2. Generate conversation with swag!

Start by asking what your target audience would want. Take into consideration size (does it easily fit in your bag?) and quality (will your logo wash off after one use?).  Make sure it is purposeful and useful. No one needs extra clutter so get some feedback before you place an order. If 3 out of 5 people surveyed say they would toss it don’t waste your time and your company’s money. There’s no question that swag can be a great promotional strategy, but it’s only going to generate conversation if it avoids the trash. Remember, these items are custom to your brand so always leave enough time for the order to be created and request a proof. It’s better to spend a little extra attention and catch a mistake on the proof than not realizing it until after a large order has been received.

Understand the point of ordering this swag and make sure that the point is met once you start passing it out. Find creative ways to test and see if the ROI was met. Maybe the goal was to increase your mailing list. How about requesting a business card or email address before you give someone your new swag? Maybe you want to encourage more followers on a social media network or increase attendees at a promotional event you are hosting. How about offering the swag as incentive for new likes, shares or giving them away at your event?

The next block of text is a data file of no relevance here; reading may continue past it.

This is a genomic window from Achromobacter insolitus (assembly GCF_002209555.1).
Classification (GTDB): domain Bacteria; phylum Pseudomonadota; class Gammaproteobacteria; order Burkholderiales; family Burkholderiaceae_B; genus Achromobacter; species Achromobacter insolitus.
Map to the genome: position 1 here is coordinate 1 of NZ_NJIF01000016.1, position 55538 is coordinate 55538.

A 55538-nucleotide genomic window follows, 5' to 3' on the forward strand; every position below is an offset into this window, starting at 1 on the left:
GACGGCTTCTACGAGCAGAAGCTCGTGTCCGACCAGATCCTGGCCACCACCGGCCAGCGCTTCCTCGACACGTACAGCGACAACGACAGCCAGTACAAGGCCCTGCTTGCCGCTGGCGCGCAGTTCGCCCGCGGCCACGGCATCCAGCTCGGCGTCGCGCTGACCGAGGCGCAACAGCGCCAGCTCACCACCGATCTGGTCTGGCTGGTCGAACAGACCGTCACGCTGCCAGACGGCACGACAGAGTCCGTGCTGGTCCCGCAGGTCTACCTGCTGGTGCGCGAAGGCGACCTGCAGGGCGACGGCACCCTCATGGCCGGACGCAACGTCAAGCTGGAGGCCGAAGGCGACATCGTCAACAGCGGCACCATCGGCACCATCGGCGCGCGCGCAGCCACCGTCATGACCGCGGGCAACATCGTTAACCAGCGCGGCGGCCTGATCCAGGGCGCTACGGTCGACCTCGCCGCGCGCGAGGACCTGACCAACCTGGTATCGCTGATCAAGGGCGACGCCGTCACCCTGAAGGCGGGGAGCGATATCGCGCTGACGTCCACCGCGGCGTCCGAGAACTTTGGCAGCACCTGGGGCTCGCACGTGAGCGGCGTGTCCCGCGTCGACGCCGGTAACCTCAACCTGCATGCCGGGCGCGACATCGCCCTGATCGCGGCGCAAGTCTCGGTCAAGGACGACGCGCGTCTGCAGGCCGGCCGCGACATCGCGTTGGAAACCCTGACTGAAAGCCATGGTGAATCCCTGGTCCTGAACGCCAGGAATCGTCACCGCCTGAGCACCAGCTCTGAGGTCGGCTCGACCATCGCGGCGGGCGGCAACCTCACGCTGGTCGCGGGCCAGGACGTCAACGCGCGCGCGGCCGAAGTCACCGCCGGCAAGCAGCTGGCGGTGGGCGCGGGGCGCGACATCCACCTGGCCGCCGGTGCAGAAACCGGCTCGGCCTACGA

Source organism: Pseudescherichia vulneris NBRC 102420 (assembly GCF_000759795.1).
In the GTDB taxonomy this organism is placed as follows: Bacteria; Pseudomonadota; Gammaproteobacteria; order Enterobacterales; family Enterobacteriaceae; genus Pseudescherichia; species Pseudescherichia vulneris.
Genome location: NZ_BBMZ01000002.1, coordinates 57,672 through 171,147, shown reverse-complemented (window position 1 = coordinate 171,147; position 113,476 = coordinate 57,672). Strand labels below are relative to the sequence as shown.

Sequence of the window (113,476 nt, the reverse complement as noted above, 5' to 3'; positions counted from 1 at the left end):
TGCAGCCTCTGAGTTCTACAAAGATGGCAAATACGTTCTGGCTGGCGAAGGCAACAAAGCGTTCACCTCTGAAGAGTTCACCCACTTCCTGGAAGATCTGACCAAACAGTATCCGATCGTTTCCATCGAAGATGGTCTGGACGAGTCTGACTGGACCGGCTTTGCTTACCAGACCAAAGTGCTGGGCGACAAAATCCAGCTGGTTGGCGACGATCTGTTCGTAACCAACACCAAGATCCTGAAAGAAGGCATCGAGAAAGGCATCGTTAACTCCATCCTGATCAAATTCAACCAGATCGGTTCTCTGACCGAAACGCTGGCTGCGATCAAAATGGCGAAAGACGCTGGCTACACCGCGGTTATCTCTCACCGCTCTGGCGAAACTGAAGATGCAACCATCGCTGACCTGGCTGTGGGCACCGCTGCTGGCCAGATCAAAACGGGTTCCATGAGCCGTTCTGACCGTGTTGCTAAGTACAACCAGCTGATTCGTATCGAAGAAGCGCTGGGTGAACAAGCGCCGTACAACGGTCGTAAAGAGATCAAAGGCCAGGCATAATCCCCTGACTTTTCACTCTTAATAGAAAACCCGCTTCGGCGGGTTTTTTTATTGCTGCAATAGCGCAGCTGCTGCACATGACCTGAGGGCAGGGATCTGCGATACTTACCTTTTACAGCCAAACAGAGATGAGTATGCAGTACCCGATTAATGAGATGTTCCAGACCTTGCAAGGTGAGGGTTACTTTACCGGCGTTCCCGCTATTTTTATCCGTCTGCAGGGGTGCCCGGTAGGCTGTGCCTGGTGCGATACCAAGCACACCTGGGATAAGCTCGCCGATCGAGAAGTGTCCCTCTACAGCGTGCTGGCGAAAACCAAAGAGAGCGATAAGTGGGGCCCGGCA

Business cards are a creative way to incorporate swag without giving people more than they want. A windshield replacement shop with a business card that doubles as a pocket sized ice scraper or a graphic design firm that includes a ruler along the bottom of their card gives someone another reason to hang onto your contact info (other than keeping in touch). Don’t let those age-old logo printed stress balls deter you from finding a creative way to use swag as an effective promotional strategy.

3. Offer incentives with targeted landing pages